When you talk to an eight-year-old about their interests, you will observe at least two things. First, they are full of ideas. Second, they are practically limitless. The same eight-year-old that wants to be an aeronautical engineer, wants to sing, wants to write fiction, and wants to travel all over the world.
In other words, children are imaginative optimists. They are also multipotentialites who believe they can combine several interests at the same time.
But do we have this kind of children grow and do different things as adults? No, the story changes.
We often hear about how people grow up and abandon their childhood dreams. In many instances, adults feel nostalgic when they see children do the things they once did as children. They convince themselves that they have lost their creative geniuses and this begs the question of why we lose our creativity
We live in a society that has charted a path to success which typically involves going to school, getting a job and growing in a professional field. We are socialized into this path and we also try as much as possible not to deviate from the norm. Our society encourages people to fit into boxes.
Therefore, parents sometimes do not know how to nurture their children’s creativity, and adults with creative interests give up their dreams to earn a living.
While adults might be driven by economic pressures to find means of earning a living, we can nurture creativity in children by following some of the tips below:
- Allow children to play with people: The emphasis here is “people”. Parents should allow their children to get behind those screens (the TVs, computers and tablets) and have real human interactions by playing with people. Sometimes, it is when children play with their peers that other children begin to point out what they are good at. How was it that many of us could write drama scripts over the top of our heads when we played with other children while growing up?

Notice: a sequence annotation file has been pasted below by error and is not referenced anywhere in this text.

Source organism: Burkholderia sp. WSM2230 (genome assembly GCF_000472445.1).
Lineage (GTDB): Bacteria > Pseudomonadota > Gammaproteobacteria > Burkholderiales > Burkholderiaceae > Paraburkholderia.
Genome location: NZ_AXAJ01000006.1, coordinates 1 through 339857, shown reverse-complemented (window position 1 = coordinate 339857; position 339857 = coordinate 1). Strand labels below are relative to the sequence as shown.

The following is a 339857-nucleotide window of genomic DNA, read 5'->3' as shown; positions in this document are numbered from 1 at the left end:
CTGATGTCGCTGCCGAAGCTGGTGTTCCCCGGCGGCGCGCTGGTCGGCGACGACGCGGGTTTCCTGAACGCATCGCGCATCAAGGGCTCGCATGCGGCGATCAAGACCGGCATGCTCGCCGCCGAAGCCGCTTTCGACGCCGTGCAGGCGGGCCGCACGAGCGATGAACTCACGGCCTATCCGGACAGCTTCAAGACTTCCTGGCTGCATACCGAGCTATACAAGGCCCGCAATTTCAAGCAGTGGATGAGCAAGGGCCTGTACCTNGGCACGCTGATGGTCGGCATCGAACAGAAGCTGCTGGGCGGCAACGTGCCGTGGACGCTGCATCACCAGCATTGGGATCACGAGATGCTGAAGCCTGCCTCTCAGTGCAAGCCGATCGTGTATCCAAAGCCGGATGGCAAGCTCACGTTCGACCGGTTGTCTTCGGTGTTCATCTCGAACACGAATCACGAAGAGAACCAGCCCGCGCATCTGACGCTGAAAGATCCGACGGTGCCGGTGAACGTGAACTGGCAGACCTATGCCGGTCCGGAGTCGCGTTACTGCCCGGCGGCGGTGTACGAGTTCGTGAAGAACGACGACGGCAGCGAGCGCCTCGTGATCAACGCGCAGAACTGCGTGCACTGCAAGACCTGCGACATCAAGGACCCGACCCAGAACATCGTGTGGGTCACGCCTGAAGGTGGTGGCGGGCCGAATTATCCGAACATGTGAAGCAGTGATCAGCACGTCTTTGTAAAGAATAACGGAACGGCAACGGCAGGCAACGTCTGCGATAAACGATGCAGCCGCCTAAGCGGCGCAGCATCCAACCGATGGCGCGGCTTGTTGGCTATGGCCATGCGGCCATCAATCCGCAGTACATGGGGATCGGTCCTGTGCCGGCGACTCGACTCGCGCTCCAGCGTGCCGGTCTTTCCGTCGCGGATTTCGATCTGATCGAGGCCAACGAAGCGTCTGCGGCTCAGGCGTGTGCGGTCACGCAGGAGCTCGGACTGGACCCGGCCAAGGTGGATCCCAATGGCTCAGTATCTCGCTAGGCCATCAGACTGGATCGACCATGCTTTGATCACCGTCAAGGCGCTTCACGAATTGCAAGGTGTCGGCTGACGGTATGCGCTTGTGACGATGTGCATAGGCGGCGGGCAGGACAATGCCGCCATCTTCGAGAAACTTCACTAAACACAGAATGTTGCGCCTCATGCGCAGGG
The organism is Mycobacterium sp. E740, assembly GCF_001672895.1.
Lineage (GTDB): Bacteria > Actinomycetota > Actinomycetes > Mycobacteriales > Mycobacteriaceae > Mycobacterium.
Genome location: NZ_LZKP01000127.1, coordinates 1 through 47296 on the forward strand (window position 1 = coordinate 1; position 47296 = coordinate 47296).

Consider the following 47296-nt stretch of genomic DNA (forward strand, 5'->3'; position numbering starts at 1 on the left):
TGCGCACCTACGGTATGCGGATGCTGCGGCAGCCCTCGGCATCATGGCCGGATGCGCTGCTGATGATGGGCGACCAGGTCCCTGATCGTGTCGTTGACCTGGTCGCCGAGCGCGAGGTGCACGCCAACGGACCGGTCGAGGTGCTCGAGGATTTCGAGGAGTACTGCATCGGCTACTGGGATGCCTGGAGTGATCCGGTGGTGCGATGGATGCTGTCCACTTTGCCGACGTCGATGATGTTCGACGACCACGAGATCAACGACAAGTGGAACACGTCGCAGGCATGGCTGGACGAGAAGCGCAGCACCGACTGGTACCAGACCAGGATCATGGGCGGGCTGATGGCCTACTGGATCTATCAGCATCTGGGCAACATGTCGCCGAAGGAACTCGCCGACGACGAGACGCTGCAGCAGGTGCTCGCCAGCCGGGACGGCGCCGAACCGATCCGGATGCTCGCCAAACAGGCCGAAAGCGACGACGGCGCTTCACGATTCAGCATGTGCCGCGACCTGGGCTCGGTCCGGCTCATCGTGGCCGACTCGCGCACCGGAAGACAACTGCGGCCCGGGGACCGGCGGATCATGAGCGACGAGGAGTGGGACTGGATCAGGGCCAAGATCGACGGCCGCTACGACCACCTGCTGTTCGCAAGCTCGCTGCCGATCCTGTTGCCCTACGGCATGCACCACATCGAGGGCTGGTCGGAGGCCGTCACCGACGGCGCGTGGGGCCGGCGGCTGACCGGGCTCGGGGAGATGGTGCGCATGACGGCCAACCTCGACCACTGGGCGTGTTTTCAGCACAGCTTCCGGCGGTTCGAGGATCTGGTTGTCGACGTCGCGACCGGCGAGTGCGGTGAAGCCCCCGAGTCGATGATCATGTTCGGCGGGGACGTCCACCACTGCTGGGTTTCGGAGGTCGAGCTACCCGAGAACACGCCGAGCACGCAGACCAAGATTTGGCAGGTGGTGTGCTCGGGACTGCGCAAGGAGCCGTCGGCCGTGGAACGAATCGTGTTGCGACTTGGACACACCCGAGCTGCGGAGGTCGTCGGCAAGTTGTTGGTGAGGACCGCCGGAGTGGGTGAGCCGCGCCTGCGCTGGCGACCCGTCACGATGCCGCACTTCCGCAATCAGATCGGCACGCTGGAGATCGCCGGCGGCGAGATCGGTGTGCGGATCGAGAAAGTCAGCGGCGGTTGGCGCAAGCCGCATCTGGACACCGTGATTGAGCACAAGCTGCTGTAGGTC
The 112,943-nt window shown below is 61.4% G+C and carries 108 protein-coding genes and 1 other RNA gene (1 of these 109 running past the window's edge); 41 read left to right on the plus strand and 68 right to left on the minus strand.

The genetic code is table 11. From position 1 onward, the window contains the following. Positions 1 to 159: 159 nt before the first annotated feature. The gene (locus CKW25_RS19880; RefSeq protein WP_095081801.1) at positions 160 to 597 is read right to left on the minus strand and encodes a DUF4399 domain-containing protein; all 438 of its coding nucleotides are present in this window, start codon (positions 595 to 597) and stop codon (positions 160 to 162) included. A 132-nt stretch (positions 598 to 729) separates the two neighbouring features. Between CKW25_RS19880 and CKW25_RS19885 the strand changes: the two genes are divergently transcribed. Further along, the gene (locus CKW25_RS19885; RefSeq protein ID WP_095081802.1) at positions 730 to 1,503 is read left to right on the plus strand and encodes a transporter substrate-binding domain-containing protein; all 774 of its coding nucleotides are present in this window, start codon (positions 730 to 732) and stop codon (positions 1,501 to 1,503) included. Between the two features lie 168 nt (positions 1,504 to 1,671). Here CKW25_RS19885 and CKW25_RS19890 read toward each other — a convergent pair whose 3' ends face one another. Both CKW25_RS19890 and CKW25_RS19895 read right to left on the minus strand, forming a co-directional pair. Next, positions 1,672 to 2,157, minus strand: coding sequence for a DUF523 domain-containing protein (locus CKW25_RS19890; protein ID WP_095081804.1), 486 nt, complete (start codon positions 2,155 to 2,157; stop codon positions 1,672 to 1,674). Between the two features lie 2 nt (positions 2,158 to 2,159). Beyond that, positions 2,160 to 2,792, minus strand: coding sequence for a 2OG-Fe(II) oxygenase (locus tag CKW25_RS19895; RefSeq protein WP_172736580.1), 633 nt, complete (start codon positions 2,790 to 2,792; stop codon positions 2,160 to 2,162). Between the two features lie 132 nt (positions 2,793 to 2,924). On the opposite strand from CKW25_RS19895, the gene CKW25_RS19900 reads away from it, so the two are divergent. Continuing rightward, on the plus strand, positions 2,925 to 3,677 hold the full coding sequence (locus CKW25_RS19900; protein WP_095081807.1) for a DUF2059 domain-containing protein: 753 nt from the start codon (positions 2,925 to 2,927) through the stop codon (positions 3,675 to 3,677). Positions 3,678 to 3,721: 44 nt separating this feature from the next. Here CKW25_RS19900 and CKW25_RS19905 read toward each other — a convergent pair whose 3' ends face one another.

- Invest in children’s creativity paths: If a child is talented at singing or painting, the parents can find a voice coach for the child, or buy tools for the child. There is this argument about how talent is over-rated and how talented individuals need to put in the hard work and discipline necessary to help them get better. Sometimes, the investment parents need is their time and not anything materialistic. Parents can spend some time watching children work on their creative paths.
- Listen to the overly ambitious daydreamer: Parents need to understand that children are multipotentialites by nature. Therefore, it is okay to hear that a child wants to be many things at once like the previous example of a child that wants to be an aeronautical engineer, a singer and a writer. By listening to these children, parents can understand how they can guide their children.
- Understand that there are multiple paths to career success: The world has moved beyond the times where only certain professions were considered prestigious. If a child does not want to be a doctor, lawyer or engineer, allow them to explore other paths in their line of interests.
- Help children to focus on their creative projects: We live in a world that is full of distractions. From the 24/7 TV stations to the cycles of stories on social media, and the information overload on the internet, it is hard to focus on anything. It would be helpful for parents to train their children especially those already exposed to technology on how to go cold turkey. Let them set time aside to work on their creative projects.
By following some of the tips shared in this article, we will be in a better position to nurture creativity in children.
Anifat Ibrahim, Research Associate | Project Management Professional (PMP).